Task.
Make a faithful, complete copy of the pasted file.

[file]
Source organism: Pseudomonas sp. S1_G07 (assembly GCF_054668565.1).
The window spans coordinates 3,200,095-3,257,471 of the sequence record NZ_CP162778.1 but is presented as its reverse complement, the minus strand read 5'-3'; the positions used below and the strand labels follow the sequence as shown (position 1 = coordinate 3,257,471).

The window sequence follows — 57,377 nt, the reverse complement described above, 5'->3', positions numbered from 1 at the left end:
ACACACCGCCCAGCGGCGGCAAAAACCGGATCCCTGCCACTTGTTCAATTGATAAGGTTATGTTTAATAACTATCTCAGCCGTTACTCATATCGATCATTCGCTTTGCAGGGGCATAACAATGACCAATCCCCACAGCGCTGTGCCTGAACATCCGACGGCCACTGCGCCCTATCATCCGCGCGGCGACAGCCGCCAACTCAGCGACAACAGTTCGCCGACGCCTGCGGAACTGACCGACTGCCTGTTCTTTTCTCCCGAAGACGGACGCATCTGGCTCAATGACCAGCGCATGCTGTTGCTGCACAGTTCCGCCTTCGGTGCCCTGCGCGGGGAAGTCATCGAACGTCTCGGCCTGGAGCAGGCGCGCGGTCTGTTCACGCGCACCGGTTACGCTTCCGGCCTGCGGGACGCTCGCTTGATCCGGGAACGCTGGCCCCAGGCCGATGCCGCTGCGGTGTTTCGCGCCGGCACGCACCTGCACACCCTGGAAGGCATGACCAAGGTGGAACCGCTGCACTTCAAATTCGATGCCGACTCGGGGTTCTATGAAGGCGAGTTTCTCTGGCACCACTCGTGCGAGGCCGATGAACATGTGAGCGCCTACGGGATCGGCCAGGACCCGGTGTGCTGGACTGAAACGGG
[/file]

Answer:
Source organism: Pseudomonas sp. S1_G07 (assembly GCF_054668565.1).
The window spans coordinates 3,200,095-3,257,471 of the sequence record NZ_CP162778.1 but is presented as its reverse complement, the minus strand read 5'-3'; the positions used below and the strand labels follow the sequence as shown (position 1 = coordinate 3,257,471).

The window sequence follows — 57,377 nt, the reverse complement described above, 5'->3', positions numbered from 1 at the left end:
ACACACCGCCCAGCGGCGGCAAAAACCGGATCCCTGCCACTTGTTCAATTGATAAGGTTATGTTTAATAACTATCTCAGCCGTTACTCATATCGATCATTCGCTTTGCAGGGGCATAACAATGACCAATCCCCACAGCGCTGTGCCTGAACATCCGACGGCCACTGCGCCCTATCATCCGCGCGGCGACAGCCGCCAACTCAGCGACAACAGTTCGCCGACGCCTGCGGAACTGACCGACTGCCTGTTCTTTTCTCCCGAAGACGGACGCATCTGGCTCAATGACCAGCGCATGCTGTTGCTGCACAGTTCCGCCTTCGGTGCCCTGCGCGGGGAAGTCATCGAACGTCTCGGCCTGGAGCAGGCGCGCGGTCTGTTCACGCGCACCGGTTACGCTTCCGGCCTGCGGGACGCTCGCTTGATCCGGGAACGCTGGCCCCAGGCCGATGCCGCTGCGGTGTTTCGCGCCGGCACGCACCTGCACACCCTGGAAGGCATGACCAAGGTGGAACCGCTGCACTTCAAATTCGATGCCGACTCGGGGTTCTATGAAGGCGAGTTTCTCTGGCACCACTCGTGCGAGGCCGATGAACATGTGAGCGCCTACGGGATCGGCCAGGACCCGGTGTGCTGGACTGAAACGGG